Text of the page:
This is my submission to the Materialities Research Theme 2019/20 at BCU’s Birmingham Centre for Media and Cultural Research (BCMCR). You can see the theme submissions on the BCMCR website.
I bought this in 1975 on my first visit to the USA. Why this tin and why have I kept it when I don’t smoke and I don’t generally collect nick-nacks? It’s significance comes from Alan Lomax’s field recordings from the 1940s and first published as an LP in 1957 – Blues in the Mississipi Night.
I got to know the folk scene in Birmingham in the 1960s and at the Grey Cock Folk Club one of the regulars was Charles Parker who had produced the Radio Ballads with Ewan MacColl and Peggy Seeger. The central technique of the Ballads was the use of “actuality” – recordings made of the subjects of the programmes: railwaymen, miners, fishermen and travellers.
The final productions dispensed with the usual radio narrator and relied for their effect on the actuality edited and counter-posed with specially written and performed music. At their best the results were spectacular and the sound of ordinary people’s voices was revelatory.
I took Charles Parker’s WEA class on actuality and helped organise the Parkhouse Convention in Birmingham in 1974 at which Banner Theatre was formed. I then visited the Yorkshire coalfields with Don Perrygrove and recorded both miners and Arthur Scargill for Banner’s first production A Collier Laddie. I also met Raphael Samuel the then Ruskin College historian noted for his development of “histories from below.”
Around that time I heard about Blues in the Mississipi Night which was then out of print and was able to get a second hand vinyl copy from The Diskery. Rather like the Radio Ballads, but in a different way, the field recoding are interspersed with songs and hollers from the three blues musicians being interviewed. It’s a particularly powerful demonstration of the power of oral history and contains this passage towards the end:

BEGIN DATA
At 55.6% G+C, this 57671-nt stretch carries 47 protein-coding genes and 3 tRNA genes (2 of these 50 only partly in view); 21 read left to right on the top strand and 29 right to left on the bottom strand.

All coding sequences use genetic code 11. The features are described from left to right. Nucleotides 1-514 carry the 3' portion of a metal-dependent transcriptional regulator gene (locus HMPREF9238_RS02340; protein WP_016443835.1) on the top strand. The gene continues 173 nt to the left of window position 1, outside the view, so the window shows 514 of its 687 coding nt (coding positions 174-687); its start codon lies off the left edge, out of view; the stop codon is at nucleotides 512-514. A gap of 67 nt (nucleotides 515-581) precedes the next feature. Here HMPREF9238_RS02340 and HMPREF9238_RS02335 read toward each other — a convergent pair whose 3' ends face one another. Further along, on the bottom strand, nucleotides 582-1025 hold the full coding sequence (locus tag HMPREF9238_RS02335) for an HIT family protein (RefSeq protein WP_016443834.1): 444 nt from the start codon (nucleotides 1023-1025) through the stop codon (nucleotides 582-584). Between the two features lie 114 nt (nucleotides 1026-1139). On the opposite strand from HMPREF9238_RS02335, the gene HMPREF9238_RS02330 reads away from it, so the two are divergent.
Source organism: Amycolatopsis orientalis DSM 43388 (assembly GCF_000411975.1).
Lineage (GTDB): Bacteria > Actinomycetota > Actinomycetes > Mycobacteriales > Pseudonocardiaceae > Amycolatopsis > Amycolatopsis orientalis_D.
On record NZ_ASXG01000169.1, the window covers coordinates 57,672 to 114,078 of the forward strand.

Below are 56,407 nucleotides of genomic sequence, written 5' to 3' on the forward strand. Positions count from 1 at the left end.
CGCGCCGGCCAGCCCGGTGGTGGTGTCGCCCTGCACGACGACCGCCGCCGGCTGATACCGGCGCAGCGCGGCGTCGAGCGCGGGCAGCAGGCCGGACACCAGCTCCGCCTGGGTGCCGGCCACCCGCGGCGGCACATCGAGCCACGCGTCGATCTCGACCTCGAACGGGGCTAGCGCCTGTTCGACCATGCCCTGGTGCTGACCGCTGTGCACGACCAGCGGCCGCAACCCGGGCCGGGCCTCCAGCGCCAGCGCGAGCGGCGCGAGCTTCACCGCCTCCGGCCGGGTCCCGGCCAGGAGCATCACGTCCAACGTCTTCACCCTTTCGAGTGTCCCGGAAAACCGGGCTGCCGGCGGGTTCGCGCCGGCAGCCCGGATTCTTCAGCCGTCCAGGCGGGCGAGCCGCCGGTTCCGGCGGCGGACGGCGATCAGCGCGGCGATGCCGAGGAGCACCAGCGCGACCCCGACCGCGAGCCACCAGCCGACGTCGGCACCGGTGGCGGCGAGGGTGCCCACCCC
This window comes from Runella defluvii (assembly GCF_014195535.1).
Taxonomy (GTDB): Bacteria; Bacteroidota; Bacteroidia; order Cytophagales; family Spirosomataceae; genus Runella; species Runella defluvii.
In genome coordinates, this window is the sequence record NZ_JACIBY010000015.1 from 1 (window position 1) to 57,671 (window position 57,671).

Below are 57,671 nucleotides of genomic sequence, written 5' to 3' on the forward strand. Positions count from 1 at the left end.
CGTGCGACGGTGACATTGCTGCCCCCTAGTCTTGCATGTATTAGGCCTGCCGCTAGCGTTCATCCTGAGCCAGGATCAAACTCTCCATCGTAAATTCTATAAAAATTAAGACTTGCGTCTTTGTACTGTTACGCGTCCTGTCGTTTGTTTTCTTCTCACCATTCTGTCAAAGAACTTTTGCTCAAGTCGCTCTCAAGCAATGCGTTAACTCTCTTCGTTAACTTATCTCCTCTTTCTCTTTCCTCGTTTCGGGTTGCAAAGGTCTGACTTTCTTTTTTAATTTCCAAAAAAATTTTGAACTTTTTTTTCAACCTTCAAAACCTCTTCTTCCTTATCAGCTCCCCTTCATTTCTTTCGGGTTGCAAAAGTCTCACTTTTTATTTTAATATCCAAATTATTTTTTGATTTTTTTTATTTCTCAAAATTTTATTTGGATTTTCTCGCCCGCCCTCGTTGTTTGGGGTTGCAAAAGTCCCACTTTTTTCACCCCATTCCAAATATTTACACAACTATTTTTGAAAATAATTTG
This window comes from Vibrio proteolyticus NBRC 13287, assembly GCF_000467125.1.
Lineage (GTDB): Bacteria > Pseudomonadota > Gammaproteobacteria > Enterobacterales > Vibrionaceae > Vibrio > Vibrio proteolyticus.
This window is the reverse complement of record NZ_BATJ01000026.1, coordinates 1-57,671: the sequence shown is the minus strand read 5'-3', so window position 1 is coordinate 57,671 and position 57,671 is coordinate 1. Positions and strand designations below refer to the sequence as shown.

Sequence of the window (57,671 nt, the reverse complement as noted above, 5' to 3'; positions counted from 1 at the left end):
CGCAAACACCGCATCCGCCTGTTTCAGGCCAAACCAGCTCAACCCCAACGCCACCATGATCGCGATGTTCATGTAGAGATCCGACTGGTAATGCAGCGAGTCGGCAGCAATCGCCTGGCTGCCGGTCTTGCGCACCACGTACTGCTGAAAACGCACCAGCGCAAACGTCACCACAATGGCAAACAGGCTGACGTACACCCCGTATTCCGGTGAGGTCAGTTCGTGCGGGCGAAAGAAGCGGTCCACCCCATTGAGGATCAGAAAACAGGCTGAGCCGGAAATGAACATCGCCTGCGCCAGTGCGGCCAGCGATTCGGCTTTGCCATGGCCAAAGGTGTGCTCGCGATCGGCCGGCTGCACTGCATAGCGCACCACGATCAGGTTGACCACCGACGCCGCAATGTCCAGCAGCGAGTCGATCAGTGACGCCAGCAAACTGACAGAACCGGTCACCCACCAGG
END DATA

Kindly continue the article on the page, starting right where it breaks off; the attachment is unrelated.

Leroy: Well, what about that uh, Prince Albert Tobaccah you know?
Natchez: Well I do, I’ve heard of that in Louisiana.
Leroy: You couldn’t, you know, if you go in a store, you didn’t say, “Gimme a can of Prince Albert.” Not with that white man on the tin.
Natchez: Well what would you say then?
Leroy: Gimme a can of Mister Prince Albert.
Sib: Good tobaccah!
Leroy: Mister Prince Albert tobaccah…That’s what you say…I mean.
Sib: Where was that at?
Leroy: That was all down through Arkansas, down… Gould, Dumas, Yonquipin…
So that’s why I got the tin in 1975 as a symbol of racism and the power of oral testimony. I also got a copy of Working by Studs Terkel a book that was at that time unavailable in the UK. Terkel was a brilliant non-academic oral historian out of Chicago who as well as interviewing ordinary people about their lives also interviewed, for his radio programmes and books, jazz musicians.
I edited oral recordings for the 1979 publication Talkin’ Blues (Affor Birmingham) which was nominated for the Martin Luther King Prize and the techniques have informed my creative practice ever since whether in projects, writing and editing or in photography.